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Getting a Handle on Genetic Tests

Utilization management around genetic testing is difficult because genetic diseases are rare and the testing is esoteric. Thus, they don't lend themselves to easy, blanket policies. In general genetic testing can and should be used to:
  • Diagnose disease
  • Predict the risk for future disease
  • Inform reproductive decision making
  • Manage patient care
Many tests can be considered genetic tests, including routine tests for infectious diseases. We can categorize genetic testing into eight categories:
  1. Diagnostic
  2. Predictive
  3. Phamacogenomic (tests that show how a patient will metabolize a particular drug)
  4. Prenatal (tests done on fetal DNA)
  5. Carrier
  6. Preimplantation (testing done on embryos)
  7. Newborn
  8. Research (not yet clinical, purely investigational)

When to Test
UM teams will need to develop strategies and policies around appropriate use of genetic testing. Some common policies that teams may want to endorse or enact include:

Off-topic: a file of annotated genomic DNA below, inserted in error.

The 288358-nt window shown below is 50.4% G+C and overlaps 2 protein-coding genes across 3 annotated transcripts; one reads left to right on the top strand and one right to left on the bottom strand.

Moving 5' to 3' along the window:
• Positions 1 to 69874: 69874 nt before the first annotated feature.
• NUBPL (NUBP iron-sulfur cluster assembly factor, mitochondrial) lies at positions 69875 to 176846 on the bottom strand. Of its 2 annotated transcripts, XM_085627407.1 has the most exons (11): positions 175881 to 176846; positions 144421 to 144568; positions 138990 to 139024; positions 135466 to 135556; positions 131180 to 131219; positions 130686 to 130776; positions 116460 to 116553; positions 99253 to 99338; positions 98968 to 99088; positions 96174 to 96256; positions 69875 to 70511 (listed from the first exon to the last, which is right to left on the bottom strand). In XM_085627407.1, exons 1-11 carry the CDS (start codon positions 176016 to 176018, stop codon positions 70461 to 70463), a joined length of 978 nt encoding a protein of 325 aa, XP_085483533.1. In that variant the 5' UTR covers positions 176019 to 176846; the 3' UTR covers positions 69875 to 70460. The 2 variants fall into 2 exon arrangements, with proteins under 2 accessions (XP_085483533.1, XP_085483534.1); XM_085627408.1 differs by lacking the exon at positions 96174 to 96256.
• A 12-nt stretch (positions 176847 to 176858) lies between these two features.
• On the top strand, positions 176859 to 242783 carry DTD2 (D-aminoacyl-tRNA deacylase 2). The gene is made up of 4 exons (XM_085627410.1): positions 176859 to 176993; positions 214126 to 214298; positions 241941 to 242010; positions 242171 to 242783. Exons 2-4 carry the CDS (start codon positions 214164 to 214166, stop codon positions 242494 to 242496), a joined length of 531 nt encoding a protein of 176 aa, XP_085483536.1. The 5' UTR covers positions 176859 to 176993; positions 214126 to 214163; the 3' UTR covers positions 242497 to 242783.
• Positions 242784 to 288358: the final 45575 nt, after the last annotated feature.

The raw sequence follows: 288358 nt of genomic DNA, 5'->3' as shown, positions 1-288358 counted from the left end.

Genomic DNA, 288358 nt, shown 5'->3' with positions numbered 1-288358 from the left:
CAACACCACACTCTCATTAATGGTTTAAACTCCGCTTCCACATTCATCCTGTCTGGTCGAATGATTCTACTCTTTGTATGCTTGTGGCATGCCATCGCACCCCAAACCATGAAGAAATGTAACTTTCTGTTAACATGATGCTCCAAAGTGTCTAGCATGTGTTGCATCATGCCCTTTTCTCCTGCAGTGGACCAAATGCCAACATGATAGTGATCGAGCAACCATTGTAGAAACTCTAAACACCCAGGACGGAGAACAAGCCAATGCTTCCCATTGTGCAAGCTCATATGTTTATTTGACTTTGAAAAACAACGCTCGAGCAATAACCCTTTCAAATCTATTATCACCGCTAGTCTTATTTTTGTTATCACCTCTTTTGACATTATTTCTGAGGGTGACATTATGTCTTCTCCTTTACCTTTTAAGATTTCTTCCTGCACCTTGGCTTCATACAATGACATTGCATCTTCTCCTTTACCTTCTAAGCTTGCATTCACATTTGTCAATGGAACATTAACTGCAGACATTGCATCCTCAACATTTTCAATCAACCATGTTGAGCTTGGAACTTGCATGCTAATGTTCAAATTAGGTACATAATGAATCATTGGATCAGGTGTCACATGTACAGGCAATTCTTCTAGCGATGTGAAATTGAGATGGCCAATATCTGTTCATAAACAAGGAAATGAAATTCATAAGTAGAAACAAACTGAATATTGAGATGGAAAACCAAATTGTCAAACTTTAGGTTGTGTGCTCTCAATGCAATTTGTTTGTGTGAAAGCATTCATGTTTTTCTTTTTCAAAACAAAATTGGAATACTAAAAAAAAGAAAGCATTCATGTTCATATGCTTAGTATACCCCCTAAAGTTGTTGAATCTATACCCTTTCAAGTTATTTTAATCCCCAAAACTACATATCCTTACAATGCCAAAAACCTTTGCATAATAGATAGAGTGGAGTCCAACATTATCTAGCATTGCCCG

• The patient must have a personal history of the specific condition (Medicare prohibits testing on asymptomatic individuals).
  • The patient must be expected to have at least a 10% likelihood of having the genetic anomaly for which the test is used.
  • The test meets criteria for clinical validity and/or is recommended by Evaluation of Genomic Application in Practice and Prevention (EGAPP) or comparable agency.
  • Genetic counseling must be initiated before the test is ordered.
  • The results of the test will impact health outcomes for the patient or patient's 1st-degree relative in at least one of the following ways:
    • Change in the treatment
    • Change in the patient's monitoring
    • Treatment decision by providing a prognosis